The stone farmhouse was renovated during the Victorian era, post-1870. Some of the alterations during this period include the installation of round-arched marble mantels on the two first-story west fireplaces, as well as several doors and some door and window trim. In the twentieth century, the wall between the two first-story west rooms was removed, parquet flooring was installed throughout much of the first story and a bathroom was added to a small room at the front of the second-story hall, work which probably occurred around 1930. The installation of a bathroom under the staircase on the first story and remodeling of the kitchen occurred after World War II. Despite the alterations, the home retains early architectural details such as random width flooring, wall and ceiling plaster, molded woodwork, panel doors, the central staircase and several fireplaces. Two built-in cupboards remain on the first floor and one built-in corner cupboard with butterfly shelves and butt hinges remains in a bedroom on the second floor. All three cupboards feature a rounded arch, an architrave surround, and a molded cornice joined by a projected key block.

The 1798 Case Farmhouse. Courtesy Hunterdon Land Trust.
The basement of the home functioned as a food production and storage area. On the western wall of the basement, a low-arched brick platform was probably used as a shelf for aging cheeses and other dairy operations. A Case-era diary entry from the Flemington area indicates similar operations.

The home features a large, spacious attic that shows evidence of being used to store grain, as a protection against rodents and pilfering. Graffiti found on a plank partition mentions “bushels 27 of oats,” and “54 bushels of wheat,” the dates "1816" and "1817", and various accounts kept in the British currency of pounds, shillings, and pence. The attic is open except for two bed-chambers constructed on the eastern side of the house. Evidence of a staircase into the rear room that would have gone down to the remains of the staircase in the basement indicates that these rooms would have most likely been sleeping quarters for servants and/or slaves.
Early 19th century graffiti on the plank walls of the attic in the 1798 farmhouse.
The Davis family owned the property until 1910. Between 1910 and 1920, the property changed hands twice until it was purchased by Russian emigrant Jacob Dvoor in 1920. The property was named Mine Brook Farm, and Jacob established a livestock operation specializing in horses and dairy cows. Jacob’s two younger brothers, George and Samuel, joined him in this business venture. Jacob was salesman, George the buyer, and Samuel served as farm manager. The “Dvoor Bros.” became a successful, well-respected business within Hunterdon County, eventually encompassing six other Hunterdon County farms. In the 1930s, the property saw the addition of the large gambrel-roofed horse barn was built by a local contractor named McPherson. The massive gambrel roof was covered with asbestos shingles laid in a diamond pattern. The painted advertisement, which reads “Dvoor Bro’s/Minebrook Stock-Farm/Dairy Cows - Horses,” covers almost the entire south roof slope and remains a local landmark. Built about the same time was the one-story, three-bay farm office, located between the 1798 farmhouse and 1930s horse barn.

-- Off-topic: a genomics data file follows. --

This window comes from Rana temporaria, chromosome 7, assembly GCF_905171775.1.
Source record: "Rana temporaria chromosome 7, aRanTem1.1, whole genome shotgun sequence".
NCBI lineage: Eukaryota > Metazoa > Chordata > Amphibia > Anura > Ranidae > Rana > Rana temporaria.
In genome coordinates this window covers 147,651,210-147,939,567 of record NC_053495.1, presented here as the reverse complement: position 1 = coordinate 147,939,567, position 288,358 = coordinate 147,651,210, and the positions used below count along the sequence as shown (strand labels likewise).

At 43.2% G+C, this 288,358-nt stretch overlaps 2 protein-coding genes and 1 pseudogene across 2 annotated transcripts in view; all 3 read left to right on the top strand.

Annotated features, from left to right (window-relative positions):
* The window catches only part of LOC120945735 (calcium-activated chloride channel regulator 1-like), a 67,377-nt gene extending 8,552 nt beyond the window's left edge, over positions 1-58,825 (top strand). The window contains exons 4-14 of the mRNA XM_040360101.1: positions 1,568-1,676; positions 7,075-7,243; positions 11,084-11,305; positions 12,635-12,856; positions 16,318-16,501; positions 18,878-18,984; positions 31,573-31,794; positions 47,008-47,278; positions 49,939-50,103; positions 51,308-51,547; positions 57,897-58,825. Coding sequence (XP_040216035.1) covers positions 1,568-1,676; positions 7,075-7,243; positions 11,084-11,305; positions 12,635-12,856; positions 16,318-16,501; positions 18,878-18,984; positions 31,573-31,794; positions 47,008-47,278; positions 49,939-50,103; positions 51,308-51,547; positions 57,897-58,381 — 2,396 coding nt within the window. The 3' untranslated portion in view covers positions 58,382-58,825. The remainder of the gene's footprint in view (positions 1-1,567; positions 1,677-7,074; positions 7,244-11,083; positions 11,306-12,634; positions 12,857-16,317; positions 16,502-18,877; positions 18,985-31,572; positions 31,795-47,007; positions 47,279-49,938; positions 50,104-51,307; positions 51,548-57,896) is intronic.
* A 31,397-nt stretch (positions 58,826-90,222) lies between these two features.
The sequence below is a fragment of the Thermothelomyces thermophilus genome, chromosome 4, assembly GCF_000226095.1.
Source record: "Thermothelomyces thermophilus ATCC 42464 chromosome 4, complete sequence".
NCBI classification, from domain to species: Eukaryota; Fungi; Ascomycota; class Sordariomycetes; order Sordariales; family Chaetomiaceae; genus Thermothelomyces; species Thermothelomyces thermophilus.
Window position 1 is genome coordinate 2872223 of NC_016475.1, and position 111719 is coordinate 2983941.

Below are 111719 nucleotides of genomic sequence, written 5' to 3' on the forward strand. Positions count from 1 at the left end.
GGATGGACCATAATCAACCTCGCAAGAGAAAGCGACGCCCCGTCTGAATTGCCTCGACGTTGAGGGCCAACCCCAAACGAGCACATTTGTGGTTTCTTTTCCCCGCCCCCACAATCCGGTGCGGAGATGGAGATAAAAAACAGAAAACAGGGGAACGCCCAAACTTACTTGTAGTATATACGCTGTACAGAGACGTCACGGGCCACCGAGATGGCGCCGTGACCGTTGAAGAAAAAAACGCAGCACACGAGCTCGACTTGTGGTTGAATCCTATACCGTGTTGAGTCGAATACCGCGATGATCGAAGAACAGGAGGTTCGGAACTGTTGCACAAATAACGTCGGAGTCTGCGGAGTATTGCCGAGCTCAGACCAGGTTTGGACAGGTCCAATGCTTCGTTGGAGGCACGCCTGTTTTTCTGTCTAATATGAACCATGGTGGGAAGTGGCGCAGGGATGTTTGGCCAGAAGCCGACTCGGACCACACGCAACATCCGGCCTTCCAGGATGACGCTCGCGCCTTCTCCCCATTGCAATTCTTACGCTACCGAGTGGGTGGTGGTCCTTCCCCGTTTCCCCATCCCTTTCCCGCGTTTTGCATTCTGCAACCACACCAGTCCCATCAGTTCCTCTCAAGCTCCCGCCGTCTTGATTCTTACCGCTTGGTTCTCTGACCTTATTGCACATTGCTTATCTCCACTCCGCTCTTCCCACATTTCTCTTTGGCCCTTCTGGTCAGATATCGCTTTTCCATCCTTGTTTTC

Upon Jacob Dvoor’s death in 1972, the home and farm passed to his two sons, Melvin and Herbert, subject to the life interest of their mother, Ida. After their mother’s death in 1983, Melvin conveyed the 24.06-acre tract encompassing the farmstead to his brother, Herbert, who continued to conduct the family business in dairy cows into the 1990s. In 1999, Herbert Dvoor sold the property to the South Branch Watershed Association, which in turn, conveyed the farmstead and surrounding acreage to the Hunterdon Land Trust Alliance. The Case Dvoor Farmstead was listed on New Jersey and National Registers of Historic Places in 1999 due to the farmstead's significance in illustrating the evolution of Hunterdon County's farm culture and building practices between the late eighteenth and early twentieth centuries. Today, the Hunterdon Land Trust maintains the farmstead, using the farmhouse for office and meeting space. Continuing Hunterdon County's rich agricultural tradition, the property is also host to a farmer's market, where local farmers carry on the tradition of selling locally grown fruits and vegetables to the residents of this ever-developing county.


Additional photos of my trip to the Dvoor Farmstead on Pinterest

Audio
Dvoor Farmstead Podcast (right click and choose "save target/link as" to save to your hard drive)

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3 comments:

I live a stones throw away and have always wondered about its history. Thanks so much for all your research. Now it makes perfect sense why everything grows so well here

I live in Neshanic Station not far from the farm. I've seen this article and didn't consider the connection to it till i received a newsletter from the Hunterdon Land Trust about the Case family owning it. I knew i had the Case family name in my family tree but when i saw the Johan and Philip names in the article, i took another look and sure enough they are my fifth and sixth grandfathers. Genealogy can be a cool thing. William Van Natta

Melvin Dvoor, sadly, passed away today. Melvin and his wife marilyn are best friends to my grandparents. I'm saddened to tell you all this. Please send prayers of comfort their way. Thanks.